Timing buffer-cache reads: 128 MB in 0.82 seconds =156.10 MB/sec
Timing buffered disk reads: 64 MB in 1.80 seconds = 35.56 MB/sec"

anyway, my question really isn't about what all the options are etc (it's all in the man), but how exactly to edit the file that makes the setting permanent (which is a little more vague). my final chosen values:

hdparm -X69 -d1 -c3 /dev/hda

which gives me:

/dev/hda:
multcount = 16 (on)
IO_support = 3 (32-bit w/sync)
unmaskirq = 1 (on)
using_dma = 1 (on)
keepsettings = 0 (off)
readonly = 0 (off)
readahead = 8 (on)
geometry = 4865/255/63, sectors = 78165360, start = 0

and you already saw one test of the performance. i just would like to know where to type it in PLEASE see above post.

thanks,

m
 
Old 09-09-2003, 02:41 AM   #5
sud_crow
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Hi,

I know you placed a sample, but that didnt meant (to me at least) that you where having some kind of improvement over the default boot parametrs. sorry i didnt got it from the start!!

if you are sure about the improvement, then follow the instruccionsn drozz gave:

Quote:
ok first...as of the hdparm command, if the setting doesn't stay on the device then put it in your rc.local or rc.sysinit file which is located in the /etc/rc.d folder for it will execute everytime at bootup....just type it to the file, as is, just like you type it in a terminal...
this is what you are asking?? you hav to type the hdparm....bla bla there so it gets executed at boot time... thats it!

cya!
 
Old 09-09-2003, 11:06 PM   #6
mercutio
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hey sud_crow, sorry i wasn't trying to be mean. i just thought you skipped what i wrote or something, sorry.

as for the hdparm, i have not done it yet. inside my "system?" files (i don't remember which one) it says to edit this /etc/sysconfig/harddisks, to make the hdparm settings permanent. it doesn't mention the file DrOzz is talking about. i'll post the whole file here:

# These options are used to tune the hard drives -
# read the hdparm man page for more information

# Set this to 1 to enable DMA. This might cause some
# data corruption on certain chipset / hard drive
# combinations. This is used with the "-d" option

# USE_DMA=1

# Multiple sector I/O. a feature of most modern IDE hard drives,
# permitting the transfer of multiple sectors per I/O interrupt,
# rather than the usual one sector per interrupt. When this feature
# is enabled, it typically reduces operating system overhead for disk
# I/O by 30-50%. On many systems, it also provides increased data
# throughput of anywhere from 5% to 50%. Some drives, however (most
# notably the WD Caviar series), seem to run slower with multiple mode
# enabled. Under rare circumstances, such failures can result in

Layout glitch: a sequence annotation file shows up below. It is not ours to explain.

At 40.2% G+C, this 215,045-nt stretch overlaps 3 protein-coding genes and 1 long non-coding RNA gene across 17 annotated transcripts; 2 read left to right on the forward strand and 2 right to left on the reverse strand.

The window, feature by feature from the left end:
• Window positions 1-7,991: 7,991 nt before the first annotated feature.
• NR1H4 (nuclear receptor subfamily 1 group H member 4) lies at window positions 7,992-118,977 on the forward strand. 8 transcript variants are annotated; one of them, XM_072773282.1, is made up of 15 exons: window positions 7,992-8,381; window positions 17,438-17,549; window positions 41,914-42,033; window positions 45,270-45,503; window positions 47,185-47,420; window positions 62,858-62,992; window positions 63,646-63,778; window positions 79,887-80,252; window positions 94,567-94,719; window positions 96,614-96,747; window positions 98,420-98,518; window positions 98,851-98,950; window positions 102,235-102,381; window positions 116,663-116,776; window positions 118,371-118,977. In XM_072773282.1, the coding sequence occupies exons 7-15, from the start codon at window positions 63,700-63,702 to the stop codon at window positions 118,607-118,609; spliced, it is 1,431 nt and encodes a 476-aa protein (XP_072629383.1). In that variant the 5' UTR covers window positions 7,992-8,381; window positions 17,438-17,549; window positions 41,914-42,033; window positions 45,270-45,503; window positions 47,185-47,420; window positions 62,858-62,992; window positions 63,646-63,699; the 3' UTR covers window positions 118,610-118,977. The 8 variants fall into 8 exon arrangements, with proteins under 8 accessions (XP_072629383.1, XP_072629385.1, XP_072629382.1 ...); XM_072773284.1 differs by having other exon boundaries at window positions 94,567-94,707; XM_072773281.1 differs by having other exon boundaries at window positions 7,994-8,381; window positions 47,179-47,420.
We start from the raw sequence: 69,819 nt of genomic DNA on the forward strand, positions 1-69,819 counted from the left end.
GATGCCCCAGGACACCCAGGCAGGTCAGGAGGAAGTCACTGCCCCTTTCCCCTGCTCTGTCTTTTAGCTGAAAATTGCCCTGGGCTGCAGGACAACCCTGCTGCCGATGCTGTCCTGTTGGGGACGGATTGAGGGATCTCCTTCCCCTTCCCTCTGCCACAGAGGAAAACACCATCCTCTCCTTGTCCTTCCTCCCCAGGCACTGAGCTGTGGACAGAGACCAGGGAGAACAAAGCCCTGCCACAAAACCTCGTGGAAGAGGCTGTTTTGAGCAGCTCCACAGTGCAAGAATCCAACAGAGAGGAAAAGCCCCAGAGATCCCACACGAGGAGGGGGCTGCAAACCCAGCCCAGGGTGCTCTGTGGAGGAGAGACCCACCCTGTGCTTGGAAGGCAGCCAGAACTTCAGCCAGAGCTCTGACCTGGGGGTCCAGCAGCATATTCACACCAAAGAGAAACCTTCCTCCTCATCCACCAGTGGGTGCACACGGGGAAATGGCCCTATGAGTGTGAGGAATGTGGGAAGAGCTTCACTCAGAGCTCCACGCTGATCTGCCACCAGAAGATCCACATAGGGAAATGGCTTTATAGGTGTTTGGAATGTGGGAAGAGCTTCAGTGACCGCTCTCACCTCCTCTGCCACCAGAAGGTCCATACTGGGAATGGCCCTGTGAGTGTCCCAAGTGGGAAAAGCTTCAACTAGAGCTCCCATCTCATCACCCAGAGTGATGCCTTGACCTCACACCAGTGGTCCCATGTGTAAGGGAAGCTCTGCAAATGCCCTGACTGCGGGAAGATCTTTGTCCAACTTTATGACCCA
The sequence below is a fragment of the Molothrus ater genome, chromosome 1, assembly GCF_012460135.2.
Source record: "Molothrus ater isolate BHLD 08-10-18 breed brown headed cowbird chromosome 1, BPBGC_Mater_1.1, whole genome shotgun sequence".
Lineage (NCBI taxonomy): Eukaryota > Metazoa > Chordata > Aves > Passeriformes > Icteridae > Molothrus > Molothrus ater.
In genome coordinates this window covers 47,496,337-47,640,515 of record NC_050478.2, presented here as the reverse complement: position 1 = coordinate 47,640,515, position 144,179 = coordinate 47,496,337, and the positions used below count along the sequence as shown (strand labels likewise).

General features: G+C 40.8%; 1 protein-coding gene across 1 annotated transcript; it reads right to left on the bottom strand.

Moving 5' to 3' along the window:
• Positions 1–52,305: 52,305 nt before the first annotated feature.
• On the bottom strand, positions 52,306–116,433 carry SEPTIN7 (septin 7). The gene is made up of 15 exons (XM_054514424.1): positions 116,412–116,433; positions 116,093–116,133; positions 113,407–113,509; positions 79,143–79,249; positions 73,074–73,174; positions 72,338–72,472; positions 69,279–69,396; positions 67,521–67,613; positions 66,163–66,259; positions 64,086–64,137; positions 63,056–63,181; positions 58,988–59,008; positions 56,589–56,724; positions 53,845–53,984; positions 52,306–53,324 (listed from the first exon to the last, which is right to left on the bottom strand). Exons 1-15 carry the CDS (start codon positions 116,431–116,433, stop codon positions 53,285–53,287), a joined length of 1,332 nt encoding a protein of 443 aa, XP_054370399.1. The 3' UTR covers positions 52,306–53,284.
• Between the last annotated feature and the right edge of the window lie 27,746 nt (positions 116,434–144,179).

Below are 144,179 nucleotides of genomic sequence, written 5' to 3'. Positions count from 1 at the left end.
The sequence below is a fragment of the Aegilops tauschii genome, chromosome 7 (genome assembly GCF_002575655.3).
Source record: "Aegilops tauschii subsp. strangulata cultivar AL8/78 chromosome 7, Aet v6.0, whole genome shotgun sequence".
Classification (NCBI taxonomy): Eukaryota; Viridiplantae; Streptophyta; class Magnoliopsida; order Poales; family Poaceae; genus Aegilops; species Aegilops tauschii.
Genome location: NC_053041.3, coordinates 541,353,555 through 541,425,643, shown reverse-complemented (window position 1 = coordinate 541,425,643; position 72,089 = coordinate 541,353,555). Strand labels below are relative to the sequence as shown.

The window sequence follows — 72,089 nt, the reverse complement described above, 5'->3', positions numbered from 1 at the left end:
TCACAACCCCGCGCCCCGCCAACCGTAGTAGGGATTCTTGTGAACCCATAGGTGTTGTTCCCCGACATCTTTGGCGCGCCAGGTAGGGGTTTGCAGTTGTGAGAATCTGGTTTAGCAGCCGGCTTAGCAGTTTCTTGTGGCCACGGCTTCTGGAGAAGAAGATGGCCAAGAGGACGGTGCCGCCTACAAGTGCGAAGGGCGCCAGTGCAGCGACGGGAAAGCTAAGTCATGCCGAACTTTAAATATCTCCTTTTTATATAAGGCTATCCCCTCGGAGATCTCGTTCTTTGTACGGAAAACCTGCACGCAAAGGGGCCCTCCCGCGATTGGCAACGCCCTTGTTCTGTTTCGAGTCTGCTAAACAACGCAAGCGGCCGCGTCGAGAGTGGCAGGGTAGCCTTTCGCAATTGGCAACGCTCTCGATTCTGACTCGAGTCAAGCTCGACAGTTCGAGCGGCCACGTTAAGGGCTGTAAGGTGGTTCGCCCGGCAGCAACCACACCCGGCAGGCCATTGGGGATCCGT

# massive filesystem corruption. USE WITH CAUTION AND BACKUP.
# This is the sector count for multiple sector I/O - the "-m" option
#
# MULTIPLE_IO=16

# (E)IDE 32-bit I/O support (to interface card)
#
# EIDE_32BIT=3

# Enable drive read-lookahead
#
# LOOKAHEAD=1

# Add extra parameters here if wanted
# On reasonably new hardware, you may want to try -X66, -X67 or -X68
# Other flags you might want to experiment with are -u1, -a and -m
# See the hdparm manpage (man hdparm) for details and more options.
#
EXTRA_PARAMS=



as you can see, the last line wants the settings. now i know from what you told me that i type the whole hdparm X69......... but, do i put it like this ...PARAMS=hdparm X69...? or put it on the next line? i know this may be a stupid question, but i have heard of ridiculous things like that when mounting drives on rh8, if you used the [spacebar] instead of [tab], the os would mess up or something. anyway, just wanted to check it out before i tried to do it.

thank you,

m
 
Old 09-11-2003, 04:04 AM   #7
sud_crow
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Hey!,

No prob! no offence made man!

For what i got of this hole thread, in PARAMS= you shouldnt write hdparm ... bla bla... but the actual extra parameters you want.

About the file that you name ".../harddisks" i've no idea about how to make that file make the changes, unless hdparm reads the opcions from it, and thats the same as running from console:

[user@pc]$ hdparm all-the-paramters-you-want

i mean, unless hdparm is loaded at boot time, and seeks for that file for the parameters, then that file doesnt seem of much use to me. But hey! better modify it to your needs, and if is superflows, then fine, it wont hurt.

What drooz sayd, and thats normal, is to run "hdparm all-the-params" at boot time from one of those scripts, thats made by writing the same code as in console in a line in the file named.

i would try this:

vim /etc/rc.local

add line:

Quote:
hdparm all-the-parameters
and reboot, if it doesnt work, add the line to /etc/rc.sysinit at the bottom, just for precaution.

Hope you get it working... and im still waiting those comparisons beatween default boot and with hdparm optimized!!! (want to know how much juice you can take of the hd with that utility)
 
Old 09-11-2003, 01:24 PM   #8
mercutio
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Registered: Aug 2003
Location: right behind u
Distribution: Rh 9
Posts: 67

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i don't remember if this was the first bench tests i did, but it is an early one for sure:

/dev/hda:
Timing buffer-cache reads: 128 MB in 0.85 seconds =150.59 MB/sec
Timing buffered disk reads: 64 MB in 1.94 seconds = 32.99 MB/sec

here's one of the last ones (that i already posted":

"/dev/hda:
Timing buffer-cache reads: 128 MB in 0.82 seconds =156.10 MB/sec
Timing buffered disk reads: 64 MB in 1.80 seconds = 35.56 MB/sec"

so you can see it did go up some. It not some awesome gain, but hey it was overall better. i am about to edit the (edit)/etc/rc.local file now. i hope it works.

thanks,

m

(edit) ps BTW this is what the rc.local file reads:

#!/bin/sh
#
# This script will be executed *after* all the other init scripts.
# You can put your own initialization stuff in here if you don't
# want to do the full Sys V style init stuff.

touch /var/lock/subsys/local

does this look like the right file to edit? the other one is posted above.

Last edited by mercutio; 09-11-2003 at 01:31 PM.